Lesson A) Patients are not passive actors: In healthcare, we ascribe adoption of revolutionary treatments to doctors and hospitals, but patients are a key driver of demand. With the invention of the internet, patients have swaths of information at their fingertips and are empowered to ask for treatments from their doctor. Patient demand for robotic surgery was key to driving growth. Great healthcare companies can be driven by patients.
Lesson B) To quote Charlie Munger: "Show me the incentives and I'll show you the outcome". In this case, the incentives driving outcomes were not for management but for the customers in the ecosystem. Doctors were dually incentivized with 1) better outcomes in the case of prostatectomy and hysterectomy and 2) more comfort in the surgical process. Hospitals were incentivized with more patient demand, doctor demand, and possibly better long-term outcomes (since hospital stays/readmissions are so expensive). Patients were incentivized by less pain and quicker recovery to get robotic surgery. All these combined to drive growth for Intuitive. Incentives need not be explicit either. They are often subtle mindsets of decision makers.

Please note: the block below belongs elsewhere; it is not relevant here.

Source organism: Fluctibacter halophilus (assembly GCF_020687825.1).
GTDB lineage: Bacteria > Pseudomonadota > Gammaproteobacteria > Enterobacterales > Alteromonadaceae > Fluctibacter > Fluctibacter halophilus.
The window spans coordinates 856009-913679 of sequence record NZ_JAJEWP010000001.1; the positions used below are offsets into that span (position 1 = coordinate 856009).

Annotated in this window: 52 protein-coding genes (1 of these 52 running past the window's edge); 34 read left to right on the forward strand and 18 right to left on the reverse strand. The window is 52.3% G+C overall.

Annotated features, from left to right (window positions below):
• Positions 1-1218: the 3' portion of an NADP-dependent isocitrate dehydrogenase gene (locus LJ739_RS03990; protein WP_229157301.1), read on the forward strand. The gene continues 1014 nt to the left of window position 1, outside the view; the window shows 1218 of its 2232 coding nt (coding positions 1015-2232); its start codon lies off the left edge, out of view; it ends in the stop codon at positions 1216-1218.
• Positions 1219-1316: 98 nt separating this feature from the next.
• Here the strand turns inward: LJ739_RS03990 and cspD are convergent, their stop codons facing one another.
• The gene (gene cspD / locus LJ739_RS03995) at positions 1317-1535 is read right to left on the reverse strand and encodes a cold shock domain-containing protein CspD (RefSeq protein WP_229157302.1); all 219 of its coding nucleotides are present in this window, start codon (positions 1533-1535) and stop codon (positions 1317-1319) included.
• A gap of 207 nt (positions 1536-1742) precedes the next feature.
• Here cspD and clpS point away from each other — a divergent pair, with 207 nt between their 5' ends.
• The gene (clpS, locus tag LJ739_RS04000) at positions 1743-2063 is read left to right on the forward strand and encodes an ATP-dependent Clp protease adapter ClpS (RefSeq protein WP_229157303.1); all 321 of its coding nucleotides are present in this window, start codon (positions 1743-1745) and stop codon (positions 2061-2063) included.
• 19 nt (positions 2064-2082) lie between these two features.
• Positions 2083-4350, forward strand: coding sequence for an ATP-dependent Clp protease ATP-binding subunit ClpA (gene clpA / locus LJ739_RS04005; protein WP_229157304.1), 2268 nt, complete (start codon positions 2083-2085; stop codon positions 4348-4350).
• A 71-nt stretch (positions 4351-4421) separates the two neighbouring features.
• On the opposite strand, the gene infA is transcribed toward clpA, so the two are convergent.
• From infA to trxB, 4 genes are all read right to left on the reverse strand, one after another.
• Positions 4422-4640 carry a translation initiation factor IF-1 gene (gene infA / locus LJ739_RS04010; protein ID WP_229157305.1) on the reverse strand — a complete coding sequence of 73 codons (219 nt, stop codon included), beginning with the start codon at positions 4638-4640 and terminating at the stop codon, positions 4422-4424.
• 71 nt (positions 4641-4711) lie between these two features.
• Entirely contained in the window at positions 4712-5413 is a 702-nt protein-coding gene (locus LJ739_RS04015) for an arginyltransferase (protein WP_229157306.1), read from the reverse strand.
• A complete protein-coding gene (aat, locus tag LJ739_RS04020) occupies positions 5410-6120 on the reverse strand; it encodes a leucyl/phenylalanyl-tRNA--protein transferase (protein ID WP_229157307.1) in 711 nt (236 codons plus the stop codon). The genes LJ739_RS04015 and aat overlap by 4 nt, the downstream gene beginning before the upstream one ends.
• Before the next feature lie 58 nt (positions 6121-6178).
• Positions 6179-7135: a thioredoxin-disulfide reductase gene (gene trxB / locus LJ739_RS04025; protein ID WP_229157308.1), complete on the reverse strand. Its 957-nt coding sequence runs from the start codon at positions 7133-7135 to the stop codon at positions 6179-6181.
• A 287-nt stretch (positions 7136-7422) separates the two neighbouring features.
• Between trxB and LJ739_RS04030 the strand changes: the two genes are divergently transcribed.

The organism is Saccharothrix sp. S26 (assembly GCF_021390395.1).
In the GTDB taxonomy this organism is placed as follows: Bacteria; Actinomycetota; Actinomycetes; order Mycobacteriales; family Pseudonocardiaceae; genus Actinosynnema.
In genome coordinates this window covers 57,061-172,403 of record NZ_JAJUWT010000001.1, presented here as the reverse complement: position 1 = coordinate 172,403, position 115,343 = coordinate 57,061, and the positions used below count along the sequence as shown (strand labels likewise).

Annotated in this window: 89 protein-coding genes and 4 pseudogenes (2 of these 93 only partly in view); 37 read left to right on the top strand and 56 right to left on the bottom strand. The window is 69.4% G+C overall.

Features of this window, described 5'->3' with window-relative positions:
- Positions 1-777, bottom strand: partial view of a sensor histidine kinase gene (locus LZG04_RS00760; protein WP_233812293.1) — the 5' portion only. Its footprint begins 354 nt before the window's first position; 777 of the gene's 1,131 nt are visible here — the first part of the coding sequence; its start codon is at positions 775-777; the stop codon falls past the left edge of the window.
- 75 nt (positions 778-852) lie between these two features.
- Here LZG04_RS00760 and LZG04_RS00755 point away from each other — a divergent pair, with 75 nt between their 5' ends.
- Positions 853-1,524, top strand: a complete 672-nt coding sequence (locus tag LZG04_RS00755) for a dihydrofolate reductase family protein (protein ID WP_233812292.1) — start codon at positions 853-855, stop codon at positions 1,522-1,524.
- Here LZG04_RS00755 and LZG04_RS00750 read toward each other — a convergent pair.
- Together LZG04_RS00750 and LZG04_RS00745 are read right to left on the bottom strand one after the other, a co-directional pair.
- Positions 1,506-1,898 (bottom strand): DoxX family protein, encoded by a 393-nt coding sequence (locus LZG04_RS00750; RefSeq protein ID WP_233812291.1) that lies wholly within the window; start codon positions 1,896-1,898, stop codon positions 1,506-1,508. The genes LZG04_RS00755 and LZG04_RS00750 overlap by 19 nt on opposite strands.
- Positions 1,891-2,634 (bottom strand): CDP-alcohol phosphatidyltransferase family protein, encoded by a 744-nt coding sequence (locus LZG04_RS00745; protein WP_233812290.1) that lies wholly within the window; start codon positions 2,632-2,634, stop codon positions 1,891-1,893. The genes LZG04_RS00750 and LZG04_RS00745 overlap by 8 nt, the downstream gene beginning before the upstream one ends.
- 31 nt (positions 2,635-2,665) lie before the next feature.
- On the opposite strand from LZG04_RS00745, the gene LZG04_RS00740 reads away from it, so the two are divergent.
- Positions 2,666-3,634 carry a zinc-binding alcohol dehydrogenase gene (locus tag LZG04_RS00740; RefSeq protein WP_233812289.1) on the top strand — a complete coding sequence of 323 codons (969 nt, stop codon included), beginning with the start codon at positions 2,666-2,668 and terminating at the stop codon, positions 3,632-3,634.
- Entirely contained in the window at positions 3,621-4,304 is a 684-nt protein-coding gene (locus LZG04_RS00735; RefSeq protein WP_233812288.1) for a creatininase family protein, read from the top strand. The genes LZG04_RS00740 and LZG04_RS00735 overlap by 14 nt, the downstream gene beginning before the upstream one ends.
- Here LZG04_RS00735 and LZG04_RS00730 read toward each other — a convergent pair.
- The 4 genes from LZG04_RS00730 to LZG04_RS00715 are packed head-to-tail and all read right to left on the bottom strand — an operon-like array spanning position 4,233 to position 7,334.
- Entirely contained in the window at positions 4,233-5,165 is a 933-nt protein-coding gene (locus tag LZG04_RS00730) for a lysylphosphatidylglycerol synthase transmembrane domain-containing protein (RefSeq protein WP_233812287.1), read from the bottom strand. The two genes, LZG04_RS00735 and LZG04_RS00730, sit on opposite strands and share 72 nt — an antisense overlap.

Lesson C) the best businesses are often those that struggle and come out on top. Everyone is always enamored with the newest asset-lite startup, built on a laptop, backed by easy venture capital money, but I like my businesses tough to build with some struggle behind them. A difficult to start business is a difficult to disrupt business. There are examples where one company can pave the way for others by struggling through creating a market, but a capital heavy model and difficult to create product minimizes disruption risk. See the troubles at any of the competitors (Integrated surgical systems, Medtronic, J&J, Transenterix, etc.).